3. Scripture does not mean canon:What the church received from Judaism was not closed canon of Old Testament but religious literature that circulated freely in Judaism before 70 CE [Common Era = AD]. This comprises a closed collection of Law, a closed collection of Prophets, and a third, open body of undefined literature that included the latter defined Writings, the books Protestants have come to call the Apocrypha and Pseudepigrapha, and other books known only by name or no longer extant. In relation to this statement my readers can read my two posts: “New Testament quotation from Old Testament” and “Jamnia council and (Jewish) Canon of Old Testament. Only in the third century did the church come to the issue of defining the Old Testament for itself. If the church did not receive an Old Testament canon from Judaism, but rather Scripture on the way to canonization, then the comparison of the citations of Christian literature with Old Testament citations cannot establish canonicity for Christian writings. In other words Scripture does not mean Canon.

According to Prof. Allert each of three theories is correct on some important points; they are also flawed in their understanding of some fundamental points. Instead of considering two categories (Scripture and Canon) Prof Allert suggests three classes of them based on how often they were cited and he proposed three phases of the formation of New Testament canon:

  1. Phase 1: This phase lasted before end of first century AD.  Christians already have as central core (or first class) some books that was accepted as Scripture.  Others like Acts, shorter Catholic epistles, some minor Pauline epistles and Revelation belonged to second class together with Shepherd of Hermas.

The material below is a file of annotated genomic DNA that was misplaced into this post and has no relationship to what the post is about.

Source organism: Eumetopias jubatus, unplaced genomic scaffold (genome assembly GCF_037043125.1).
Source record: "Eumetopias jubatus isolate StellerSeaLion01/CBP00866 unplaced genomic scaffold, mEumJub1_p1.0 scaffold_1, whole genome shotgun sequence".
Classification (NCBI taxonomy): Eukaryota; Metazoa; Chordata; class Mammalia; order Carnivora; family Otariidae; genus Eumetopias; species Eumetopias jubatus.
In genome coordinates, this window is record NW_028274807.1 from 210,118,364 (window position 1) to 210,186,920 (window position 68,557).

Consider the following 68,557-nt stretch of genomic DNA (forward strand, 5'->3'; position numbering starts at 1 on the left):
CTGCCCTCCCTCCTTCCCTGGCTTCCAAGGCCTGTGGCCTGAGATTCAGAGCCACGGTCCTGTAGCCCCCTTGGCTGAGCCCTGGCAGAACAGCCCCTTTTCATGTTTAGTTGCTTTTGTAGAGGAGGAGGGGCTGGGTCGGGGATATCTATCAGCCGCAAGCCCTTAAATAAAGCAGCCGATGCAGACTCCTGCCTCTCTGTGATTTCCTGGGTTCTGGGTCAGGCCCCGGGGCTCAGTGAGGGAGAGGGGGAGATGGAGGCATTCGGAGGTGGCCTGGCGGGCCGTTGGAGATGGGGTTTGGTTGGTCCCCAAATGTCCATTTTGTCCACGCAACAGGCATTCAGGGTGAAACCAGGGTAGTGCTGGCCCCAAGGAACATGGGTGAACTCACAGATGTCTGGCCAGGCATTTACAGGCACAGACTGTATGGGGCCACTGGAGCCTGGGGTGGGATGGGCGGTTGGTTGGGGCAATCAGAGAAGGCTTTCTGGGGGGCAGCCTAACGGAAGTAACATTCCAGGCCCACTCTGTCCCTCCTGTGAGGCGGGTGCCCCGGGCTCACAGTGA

2. Phase 2: We have levelling out during second and third century AD.  We have more citation from books of the second class and Old Testament and New Testament scripture came to have equal status. We have three classes of books: much cited books (central core), little cited books (that later entered canon) and those that are discouraged or explicitly directed to be used only for special purposes.

  3. Phase 3: Fourth-century rulings about the canon become firm. Athanasius’s Festal Letter 39 (367) is recognized as the first document to list our present twenty-seven book New Testament as “canonical”.

Prof. Allert concluded that rather than conceiving of a closed New Testament canon in the second century, to which the church appealed for its sole source of teaching, this three-class paradigm forces one to consider how the church judged and appropriated the very writings that the church included in its canon. This has direct implications for the argument that the early church appealed to the Bible and the Bible alone for its doctrine [or sola scriptura, one of fundamental tenets of Protestants and “Bible only” Christians]: one cannot properly speak of a Bible in the first several centuries of the church’s existence. To state it in simpler words: the Christians in the first several centuries AD did not adhere to “by Scripture alone” as source of authority because they did not define the limit or canon of Scripture yet.  Note that Prof. Allert is not Catholic – while he did refer to John Henry Newman (1801 – 1890) who later became Catholic, he wrote (page 76): ‘Theological history drove Newman away from Protestantism and to the Roman Catholic Church. I, however, was driven to a deeper appreciation for the church while I remained in the Protestant tradition.

To be continued